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Published by Danny Morris

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Published by: Danny Morris on Sep 19, 2010
Copyright:Attribution Non-commercial


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to spacecraft. This is Captain Gary Clark.
has been damaged andnavigational equipment is offline. Requesting immediate aid from any ships withincommunication range.” Gary repeated the message twice more, then switched theemergency signal back on.The next reasonable step was to eat quickly and resume attempting to repair thenav equipment. After a dry meal of dehydrated fruit and soy product, Gary went throughthe regular ritual of preparing to exit the spaceship. At the push of a button, the door sealed tight behind him and the room began decompressing. The exterior door opened;thousands of distant stars and galaxies reflected off Gary’s visor. He floated slowlyoutwards, tethered to the ship by a thick hose carrying him electricity and oxygen.Gary headed to the bridge of the ship to attempt to repair the damage to thenavigational arrays. Underneath his helmet, a thin, black device affixed to Gary’s skullhummed with electric life. In his head, Gary could clearly see the schematics for the unitand isolated the part he was attempting to fix. Responding to his thoughts, the image of the part came into sharper focus and disassembled itself, revealing the various sub-components. Tiny screws and micro-chips isolated and magnified themselves and Garyfocused again on the real object in front of his face. This section of the system was not just damaged, there were crucial pieces shattered entirely. Upon a quick check throughthe files in his head, Gary determined that he did not possess the necessary tools toreproduce the missing parts on board the ship. Protocol now dictated that he begin long-term rescue strategies.
2Gary began undressing the moment the airlock was secure, being careful asalways not to disrupt the sleek apparatus wired into the back of his cranium. The Neogene 4.1 looked like a thin, flat black hair-band, and processed computations like awarehouse full of Cray supercomputers.Virgin Galactic didn’t trust solo navigators with the volumes of protocols,operational procedures, and instantaneous calculations that produced a safe andsuccessful voyage. So a battery of physicists, biologists, and psychologists were fundedto develop an acceptable co-pilot. The Neogene was wired directly into Gary’s centralnervous system, and responded to stimuli with user-friendly mental displays, graphics,and commands, delivering these responses via the neurons spliced directly into the Neogene’s nanocircuitry. The system not only provided a constant stream of technicalinstructions and relevant data, the Neogene helped modulate the user’s mood, anxiety,stress level, and awareness through electrical impulses. This implant did the work of crewand mission control, and it didn’t carry the limiting restrictions of needing food, air,accommodations, and rest time. When Gary slept, the Neogene was still active, silentlyanalyzing and interpreting the data the ship’s various systems were wirelessly feeding it.For the time being, the adaptability of a human pilot was still preferred to any fullymechanized alternative, but several solutions to this unpredictable factor were currentlyin design.The early days of the space program at N.A.S.A. had been evidence enough thathuman pilots weren’t capable of reliably launching and landing a spacecraft, let alonetransporting enormous amounts of ore from the Asteroid Belt back to the Lunar base. The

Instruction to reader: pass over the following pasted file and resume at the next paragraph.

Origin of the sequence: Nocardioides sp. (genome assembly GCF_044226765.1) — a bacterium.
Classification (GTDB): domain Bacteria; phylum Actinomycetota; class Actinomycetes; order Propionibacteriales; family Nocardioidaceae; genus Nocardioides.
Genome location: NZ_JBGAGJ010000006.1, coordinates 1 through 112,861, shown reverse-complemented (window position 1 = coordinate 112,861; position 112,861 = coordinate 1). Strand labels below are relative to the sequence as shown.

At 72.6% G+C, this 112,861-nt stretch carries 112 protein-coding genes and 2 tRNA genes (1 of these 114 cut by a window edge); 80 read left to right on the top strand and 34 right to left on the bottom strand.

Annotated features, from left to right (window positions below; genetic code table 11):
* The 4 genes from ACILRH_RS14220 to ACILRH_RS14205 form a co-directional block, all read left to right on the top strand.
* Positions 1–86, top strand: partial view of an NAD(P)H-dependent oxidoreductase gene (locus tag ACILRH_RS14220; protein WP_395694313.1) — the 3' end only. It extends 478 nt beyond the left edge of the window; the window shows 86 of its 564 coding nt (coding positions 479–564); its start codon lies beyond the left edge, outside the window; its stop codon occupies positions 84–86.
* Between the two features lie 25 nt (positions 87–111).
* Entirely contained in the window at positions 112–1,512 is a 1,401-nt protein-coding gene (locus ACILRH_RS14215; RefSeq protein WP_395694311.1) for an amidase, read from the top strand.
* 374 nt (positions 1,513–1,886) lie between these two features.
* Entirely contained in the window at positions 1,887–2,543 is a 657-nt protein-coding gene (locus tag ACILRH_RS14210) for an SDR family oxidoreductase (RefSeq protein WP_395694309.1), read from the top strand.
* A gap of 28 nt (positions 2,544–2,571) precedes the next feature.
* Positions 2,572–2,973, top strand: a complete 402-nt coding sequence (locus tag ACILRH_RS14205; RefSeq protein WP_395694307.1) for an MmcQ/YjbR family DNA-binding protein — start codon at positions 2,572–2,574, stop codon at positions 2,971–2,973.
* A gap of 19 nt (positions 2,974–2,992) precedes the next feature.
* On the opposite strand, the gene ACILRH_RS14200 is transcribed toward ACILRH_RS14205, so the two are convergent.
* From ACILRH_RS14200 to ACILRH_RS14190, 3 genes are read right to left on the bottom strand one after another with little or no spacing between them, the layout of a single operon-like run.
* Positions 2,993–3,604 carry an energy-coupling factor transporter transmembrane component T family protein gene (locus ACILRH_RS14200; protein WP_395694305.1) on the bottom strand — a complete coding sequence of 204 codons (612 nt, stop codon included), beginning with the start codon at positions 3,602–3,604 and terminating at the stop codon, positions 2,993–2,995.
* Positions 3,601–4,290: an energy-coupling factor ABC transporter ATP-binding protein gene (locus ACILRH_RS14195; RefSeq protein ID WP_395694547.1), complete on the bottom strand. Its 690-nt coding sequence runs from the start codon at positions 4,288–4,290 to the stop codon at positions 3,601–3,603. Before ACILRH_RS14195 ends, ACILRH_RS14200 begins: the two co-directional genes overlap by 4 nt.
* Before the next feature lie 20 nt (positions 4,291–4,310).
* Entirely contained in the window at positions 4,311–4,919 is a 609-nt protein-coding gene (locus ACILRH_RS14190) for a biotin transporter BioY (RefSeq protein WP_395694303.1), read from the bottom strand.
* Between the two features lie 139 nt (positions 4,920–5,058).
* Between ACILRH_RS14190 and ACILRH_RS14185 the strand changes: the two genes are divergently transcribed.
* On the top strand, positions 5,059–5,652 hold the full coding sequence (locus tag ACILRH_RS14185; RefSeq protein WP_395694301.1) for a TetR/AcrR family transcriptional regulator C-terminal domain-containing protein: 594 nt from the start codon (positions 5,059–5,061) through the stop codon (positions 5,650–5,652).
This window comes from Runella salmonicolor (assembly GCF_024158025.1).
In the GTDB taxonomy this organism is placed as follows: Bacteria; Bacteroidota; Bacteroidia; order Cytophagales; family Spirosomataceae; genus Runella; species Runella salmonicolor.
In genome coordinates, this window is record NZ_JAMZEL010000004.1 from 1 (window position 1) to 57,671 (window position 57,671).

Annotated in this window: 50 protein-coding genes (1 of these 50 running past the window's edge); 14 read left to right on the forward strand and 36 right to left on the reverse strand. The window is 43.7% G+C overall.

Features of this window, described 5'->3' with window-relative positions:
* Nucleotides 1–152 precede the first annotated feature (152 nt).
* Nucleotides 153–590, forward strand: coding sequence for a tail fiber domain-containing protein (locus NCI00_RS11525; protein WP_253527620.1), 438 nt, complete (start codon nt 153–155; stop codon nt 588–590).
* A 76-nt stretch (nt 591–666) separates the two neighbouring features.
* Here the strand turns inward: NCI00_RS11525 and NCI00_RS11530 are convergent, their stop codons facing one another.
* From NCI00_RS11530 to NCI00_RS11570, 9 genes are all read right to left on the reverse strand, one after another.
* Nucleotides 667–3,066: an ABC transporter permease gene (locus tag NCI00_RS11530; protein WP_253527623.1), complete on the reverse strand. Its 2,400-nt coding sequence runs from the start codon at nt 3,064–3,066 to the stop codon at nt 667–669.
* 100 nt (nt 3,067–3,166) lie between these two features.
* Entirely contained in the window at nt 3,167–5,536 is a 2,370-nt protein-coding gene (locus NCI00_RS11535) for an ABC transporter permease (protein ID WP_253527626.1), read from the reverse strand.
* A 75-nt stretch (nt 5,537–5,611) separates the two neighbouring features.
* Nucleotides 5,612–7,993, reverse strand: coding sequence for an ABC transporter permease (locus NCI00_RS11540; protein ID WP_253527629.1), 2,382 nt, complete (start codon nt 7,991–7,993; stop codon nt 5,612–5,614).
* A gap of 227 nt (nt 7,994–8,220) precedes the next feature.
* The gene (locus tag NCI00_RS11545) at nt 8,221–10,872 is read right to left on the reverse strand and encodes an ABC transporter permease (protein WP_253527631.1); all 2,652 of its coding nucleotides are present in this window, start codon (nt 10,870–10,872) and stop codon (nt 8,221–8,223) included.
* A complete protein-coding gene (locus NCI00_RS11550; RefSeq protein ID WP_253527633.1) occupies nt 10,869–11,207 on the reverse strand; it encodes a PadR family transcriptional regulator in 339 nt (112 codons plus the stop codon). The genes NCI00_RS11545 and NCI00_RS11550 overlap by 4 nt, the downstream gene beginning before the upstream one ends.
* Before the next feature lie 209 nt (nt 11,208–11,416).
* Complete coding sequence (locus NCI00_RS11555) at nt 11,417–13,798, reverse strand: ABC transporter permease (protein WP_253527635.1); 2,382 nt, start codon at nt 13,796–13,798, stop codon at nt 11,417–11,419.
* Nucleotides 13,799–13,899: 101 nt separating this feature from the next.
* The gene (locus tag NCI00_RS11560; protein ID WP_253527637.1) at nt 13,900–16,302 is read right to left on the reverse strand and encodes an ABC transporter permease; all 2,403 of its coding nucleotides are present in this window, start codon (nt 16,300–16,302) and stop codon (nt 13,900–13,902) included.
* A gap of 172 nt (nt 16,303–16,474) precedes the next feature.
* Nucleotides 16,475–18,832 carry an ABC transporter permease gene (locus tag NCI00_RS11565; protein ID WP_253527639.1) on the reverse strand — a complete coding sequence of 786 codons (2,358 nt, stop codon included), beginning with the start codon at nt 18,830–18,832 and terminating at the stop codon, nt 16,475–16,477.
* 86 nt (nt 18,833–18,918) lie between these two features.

3culture of space cowboys and mortal heroics was not economically viable in thecommercial field.The
was currently loaded with such a commercial cargo, and those billionsof dollars of raw material were now floating aimlessly through space as Gary coolly andmechanically worked to save Virgin’s investment. At 22:00 Earth time, he strappedhimself into his thin foam bunk, and closed his eyes for 3 full R.E.M. cycles.Gary no longer dreamt very often. The psychologists told him it was to beexpected and had something to do with maximizing his body and mind’s ability torecover and refresh itself. Intense dreams were proven to be less restful than a deep,uninterrupted sleep. Gary thought that was a shame, but acceptable if it meant he wouldhave the privilege of being one of the select pioneers of Virgin’s interstellar businessenterprises. As a child, Gary had wanted nothing more than to go up into the looming black yonder, piloting his starship through the distant galaxies and solar systems that hehad religiously studied and memorized in his astronomy books. Once he was anastronaut, he would soar through those constellations like a supersonic bird in flight; hecould imagine rocketing through the nebulae and passing moons and planets, pushingtowards the boundaries of the known universe and then charting new territory, just likeCaptain Kirk. The deep, velvety blackness always looked mysterious and inviting.Gary had always loved trips with his parents out to West Virginia, not for themonotonous hikes over rocky ground, but for the spectacularly clear nights, where freefrom the streetlights, the stars shone like an awesome tapestry, thousands of infinitelydistant points sending their meager light millions of miles to this lonely planet orbitingthat big yellow star.

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